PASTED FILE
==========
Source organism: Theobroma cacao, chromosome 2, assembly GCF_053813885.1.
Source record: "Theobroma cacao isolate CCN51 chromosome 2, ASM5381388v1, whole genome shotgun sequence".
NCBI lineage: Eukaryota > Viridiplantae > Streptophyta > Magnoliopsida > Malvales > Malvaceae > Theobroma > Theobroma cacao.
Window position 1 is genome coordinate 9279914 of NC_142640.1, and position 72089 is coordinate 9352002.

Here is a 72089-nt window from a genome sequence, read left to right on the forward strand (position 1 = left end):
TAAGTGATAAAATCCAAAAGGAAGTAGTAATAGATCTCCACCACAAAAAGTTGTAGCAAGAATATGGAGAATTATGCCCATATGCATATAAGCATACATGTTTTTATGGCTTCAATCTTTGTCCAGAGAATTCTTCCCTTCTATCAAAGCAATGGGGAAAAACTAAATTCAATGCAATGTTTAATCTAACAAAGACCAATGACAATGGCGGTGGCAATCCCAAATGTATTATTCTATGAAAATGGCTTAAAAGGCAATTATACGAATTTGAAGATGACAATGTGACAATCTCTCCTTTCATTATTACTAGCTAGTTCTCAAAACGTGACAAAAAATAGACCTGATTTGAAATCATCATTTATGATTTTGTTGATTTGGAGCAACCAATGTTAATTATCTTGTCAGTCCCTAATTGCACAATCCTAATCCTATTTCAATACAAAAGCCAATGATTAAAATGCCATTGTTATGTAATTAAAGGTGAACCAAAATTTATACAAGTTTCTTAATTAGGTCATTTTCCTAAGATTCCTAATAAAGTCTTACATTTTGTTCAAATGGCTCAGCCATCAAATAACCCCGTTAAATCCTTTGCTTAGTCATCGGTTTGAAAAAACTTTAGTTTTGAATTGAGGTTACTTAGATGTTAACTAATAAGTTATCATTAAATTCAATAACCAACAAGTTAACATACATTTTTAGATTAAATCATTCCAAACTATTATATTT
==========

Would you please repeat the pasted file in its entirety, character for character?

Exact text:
Source organism: Theobroma cacao, chromosome 2, assembly GCF_053813885.1.
Source record: "Theobroma cacao isolate CCN51 chromosome 2, ASM5381388v1, whole genome shotgun sequence".
NCBI lineage: Eukaryota > Viridiplantae > Streptophyta > Magnoliopsida > Malvales > Malvaceae > Theobroma > Theobroma cacao.
Window position 1 is genome coordinate 9279914 of NC_142640.1, and position 72089 is coordinate 9352002.

Here is a 72089-nt window from a genome sequence, read left to right on the forward strand (position 1 = left end):
TAAGTGATAAAATCCAAAAGGAAGTAGTAATAGATCTCCACCACAAAAAGTTGTAGCAAGAATATGGAGAATTATGCCCATATGCATATAAGCATACATGTTTTTATGGCTTCAATCTTTGTCCAGAGAATTCTTCCCTTCTATCAAAGCAATGGGGAAAAACTAAATTCAATGCAATGTTTAATCTAACAAAGACCAATGACAATGGCGGTGGCAATCCCAAATGTATTATTCTATGAAAATGGCTTAAAAGGCAATTATACGAATTTGAAGATGACAATGTGACAATCTCTCCTTTCATTATTACTAGCTAGTTCTCAAAACGTGACAAAAAATAGACCTGATTTGAAATCATCATTTATGATTTTGTTGATTTGGAGCAACCAATGTTAATTATCTTGTCAGTCCCTAATTGCACAATCCTAATCCTATTTCAATACAAAAGCCAATGATTAAAATGCCATTGTTATGTAATTAAAGGTGAACCAAAATTTATACAAGTTTCTTAATTAGGTCATTTTCCTAAGATTCCTAATAAAGTCTTACATTTTGTTCAAATGGCTCAGCCATCAAATAACCCCGTTAAATCCTTTGCTTAGTCATCGGTTTGAAAAAACTTTAGTTTTGAATTGAGGTTACTTAGATGTTAACTAATAAGTTATCATTAAATTCAATAACCAACAAGTTAACATACATTTTTAGATTAAATCATTCCAAACTATTATATTT